Inside the Dye House, an Artful New Hotel and Event Space in Olneyville

The boutique hotel is owned by URI grads, Everett and Valerie Abitbol.
Dye House
Photography courtesy of Dye House.

There are signs of sheep all over the Dye House hotel and event space in Olneyville, which opened this past spring. From the sheep-shaped bike racks welded by the Steel Yard to cheeky toilet paper holders in the loft’s bathroom and the names of the suites, Twill, Weft and Heddle — which are weaving terms — the building’s history as a dye house for wool manufacturing is intertwined in unusual places.

The Dye House previously served as J. Schatz ceramics studio. Owner Everett Abitbol became enraptured with the space when he stopped in to buy a birdfeeder for his mother. Shortly after his first visit, he set the spools in motion to buy the building for his next hotel project, as the owners were looking to relocate. “The joke is I went to buy a birdfeeder and ended up with a building,” he says.

Everett and his wife, Valerie Abitbol, previously started Deacon Hospitality Group and launched the Deacon hotel in Philadelphia, a sanctuary that led a previous life as a Baptist church until it closed. “I lived in a neighborhood in Philadelphia where a lot of public space became private by way of condominiums or apartments,” Abitbol says. He wanted to turn the building into a hotel with a focus on the community and local art. “We have a love for old buildings and public spaces, and the two kind of came together with the idea of a hotel wrapped around a venue where we offer a good amount of community programming.”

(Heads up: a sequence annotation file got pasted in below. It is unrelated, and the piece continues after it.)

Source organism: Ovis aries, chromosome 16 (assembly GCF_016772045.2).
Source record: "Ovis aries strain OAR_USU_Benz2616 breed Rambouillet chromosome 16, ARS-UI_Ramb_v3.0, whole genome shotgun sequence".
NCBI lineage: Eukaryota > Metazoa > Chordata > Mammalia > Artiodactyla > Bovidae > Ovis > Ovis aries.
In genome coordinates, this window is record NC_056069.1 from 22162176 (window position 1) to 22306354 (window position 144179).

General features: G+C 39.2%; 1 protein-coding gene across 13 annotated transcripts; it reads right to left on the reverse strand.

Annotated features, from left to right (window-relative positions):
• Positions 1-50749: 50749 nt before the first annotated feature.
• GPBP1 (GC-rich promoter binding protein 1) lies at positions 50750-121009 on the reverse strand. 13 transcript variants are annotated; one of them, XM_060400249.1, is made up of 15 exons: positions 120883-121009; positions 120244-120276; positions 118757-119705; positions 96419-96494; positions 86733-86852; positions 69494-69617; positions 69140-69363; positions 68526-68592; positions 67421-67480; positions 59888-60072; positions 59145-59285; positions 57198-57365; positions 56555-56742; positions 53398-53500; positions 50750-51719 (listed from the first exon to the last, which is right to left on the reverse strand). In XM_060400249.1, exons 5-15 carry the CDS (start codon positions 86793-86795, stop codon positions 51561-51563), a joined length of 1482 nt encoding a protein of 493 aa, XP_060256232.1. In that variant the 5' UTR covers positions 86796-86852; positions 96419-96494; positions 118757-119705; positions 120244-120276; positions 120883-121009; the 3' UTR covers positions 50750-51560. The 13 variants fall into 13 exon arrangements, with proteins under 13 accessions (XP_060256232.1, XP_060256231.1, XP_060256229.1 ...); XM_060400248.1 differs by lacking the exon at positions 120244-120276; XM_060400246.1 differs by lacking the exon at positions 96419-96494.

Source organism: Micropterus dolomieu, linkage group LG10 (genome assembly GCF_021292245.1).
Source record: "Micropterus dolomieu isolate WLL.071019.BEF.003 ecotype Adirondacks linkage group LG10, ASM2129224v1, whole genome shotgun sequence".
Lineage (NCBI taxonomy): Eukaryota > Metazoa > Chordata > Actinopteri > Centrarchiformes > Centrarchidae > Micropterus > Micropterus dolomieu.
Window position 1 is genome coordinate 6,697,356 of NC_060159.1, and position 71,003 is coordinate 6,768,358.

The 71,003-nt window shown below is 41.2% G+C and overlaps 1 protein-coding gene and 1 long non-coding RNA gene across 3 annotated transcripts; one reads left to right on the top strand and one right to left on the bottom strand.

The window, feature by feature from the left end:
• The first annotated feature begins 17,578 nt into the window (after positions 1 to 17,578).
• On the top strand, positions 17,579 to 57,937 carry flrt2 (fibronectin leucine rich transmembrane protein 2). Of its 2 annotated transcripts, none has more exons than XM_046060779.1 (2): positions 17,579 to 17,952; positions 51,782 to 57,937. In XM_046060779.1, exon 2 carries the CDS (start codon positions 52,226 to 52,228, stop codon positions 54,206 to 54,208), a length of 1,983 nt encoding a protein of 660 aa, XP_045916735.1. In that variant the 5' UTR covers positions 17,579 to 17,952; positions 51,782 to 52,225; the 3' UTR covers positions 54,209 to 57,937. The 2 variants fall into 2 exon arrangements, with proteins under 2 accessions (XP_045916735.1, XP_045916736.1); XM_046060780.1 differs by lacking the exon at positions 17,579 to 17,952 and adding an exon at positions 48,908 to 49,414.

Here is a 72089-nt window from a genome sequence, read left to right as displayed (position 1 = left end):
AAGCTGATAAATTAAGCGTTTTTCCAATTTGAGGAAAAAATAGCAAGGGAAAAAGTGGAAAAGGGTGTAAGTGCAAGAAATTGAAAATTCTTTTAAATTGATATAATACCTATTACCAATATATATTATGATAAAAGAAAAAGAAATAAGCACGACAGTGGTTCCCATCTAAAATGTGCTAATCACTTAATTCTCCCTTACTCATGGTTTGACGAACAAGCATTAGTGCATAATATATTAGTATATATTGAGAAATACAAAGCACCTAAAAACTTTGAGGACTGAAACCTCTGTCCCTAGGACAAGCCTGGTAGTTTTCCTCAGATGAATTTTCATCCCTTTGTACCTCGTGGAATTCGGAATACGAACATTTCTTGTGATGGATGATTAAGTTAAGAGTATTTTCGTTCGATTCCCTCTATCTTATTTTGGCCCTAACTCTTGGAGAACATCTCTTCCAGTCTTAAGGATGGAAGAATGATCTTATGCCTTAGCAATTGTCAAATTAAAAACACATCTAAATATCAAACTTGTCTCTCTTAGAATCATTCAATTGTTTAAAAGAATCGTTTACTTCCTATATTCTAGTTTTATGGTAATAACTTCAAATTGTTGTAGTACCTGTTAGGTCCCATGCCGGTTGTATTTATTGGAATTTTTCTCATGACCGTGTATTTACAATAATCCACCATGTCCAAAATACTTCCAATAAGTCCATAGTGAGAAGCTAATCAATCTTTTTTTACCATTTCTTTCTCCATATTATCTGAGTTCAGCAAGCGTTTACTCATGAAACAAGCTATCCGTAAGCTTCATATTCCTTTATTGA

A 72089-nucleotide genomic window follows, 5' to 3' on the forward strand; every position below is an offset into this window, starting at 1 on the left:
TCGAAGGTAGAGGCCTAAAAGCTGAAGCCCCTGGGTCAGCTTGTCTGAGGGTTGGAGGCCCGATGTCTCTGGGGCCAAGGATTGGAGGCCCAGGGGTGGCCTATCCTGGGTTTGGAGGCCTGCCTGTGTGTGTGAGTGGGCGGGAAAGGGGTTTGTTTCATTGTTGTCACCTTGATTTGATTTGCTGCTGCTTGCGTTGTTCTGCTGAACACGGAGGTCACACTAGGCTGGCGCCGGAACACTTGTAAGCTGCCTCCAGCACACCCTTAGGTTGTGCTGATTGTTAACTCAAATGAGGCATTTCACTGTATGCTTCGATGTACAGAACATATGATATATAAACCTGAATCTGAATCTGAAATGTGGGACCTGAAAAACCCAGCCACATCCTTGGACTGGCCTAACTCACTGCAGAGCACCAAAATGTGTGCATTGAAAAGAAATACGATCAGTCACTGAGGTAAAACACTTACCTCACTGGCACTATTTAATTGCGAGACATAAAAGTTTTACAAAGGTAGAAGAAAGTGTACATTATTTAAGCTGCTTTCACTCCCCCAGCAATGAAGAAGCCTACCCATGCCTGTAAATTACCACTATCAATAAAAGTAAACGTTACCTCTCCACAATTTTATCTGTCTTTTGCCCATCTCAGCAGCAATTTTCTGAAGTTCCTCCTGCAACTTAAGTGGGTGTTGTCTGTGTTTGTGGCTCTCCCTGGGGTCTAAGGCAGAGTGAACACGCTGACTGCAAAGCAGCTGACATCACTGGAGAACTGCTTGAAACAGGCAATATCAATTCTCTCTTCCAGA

The couple hopes to do the same with the Dye House in Providence. The Abitbols are both University of Rhode Island graduates who own a home in Narragansett, and they bought the building with a goal in mind to spend more time in the Ocean State with their two young children.

Dye House has a vast open area, previously the ceramics studio, that they are planning to use for more community events as well as weddings, while three suites and a luxe loft host guests. The loft can also be rented for private catered dinner parties and more intimate gatherings. Each room is designed with local art, furniture and decor curated by renowned Philadelphia designer, Yowie. “The hotel part of the project is the thing that economically supports the venue,” he says. “The center area is open so that it can be a place where the community can interact.”

The team is making the event space available at little to no cost for surrounding groups like Mend Yoga, which started leading pay-what-you-can classes to Olneyville community members in late July. In addition, they are providing six months of free studio space to textile artist and Design RI catalyst grant recipient, Aleksandra Azbel.

“We’d also like to work with the Manton Avenue Project and West Elmwood Neighborhood Association. We want to build out some programming where our space can be useful to them,” Abitbol says. “People don’t realize how difficult it is to find space at an affordable cost and being able to grant access is important.”

The team chose a sheep theme for the hotel to pay tribute to the mill’s history, and they nicknamed the hotel’s mascot Baba. “There’s no cuter mascot than a sheep and that’s how Baba came along, named by my daughter,” Abitbol says.

They are also publishing a children’s book starring Baba to go along with the theme, and it will tell the history of Olneyville through the sheep. “My daughter saying it first meant that’s what it was going to be, because she’s three and she’s in charge of us all,” Abitbol says with a laugh. 46 Dike St., Providence, 347-868-2996,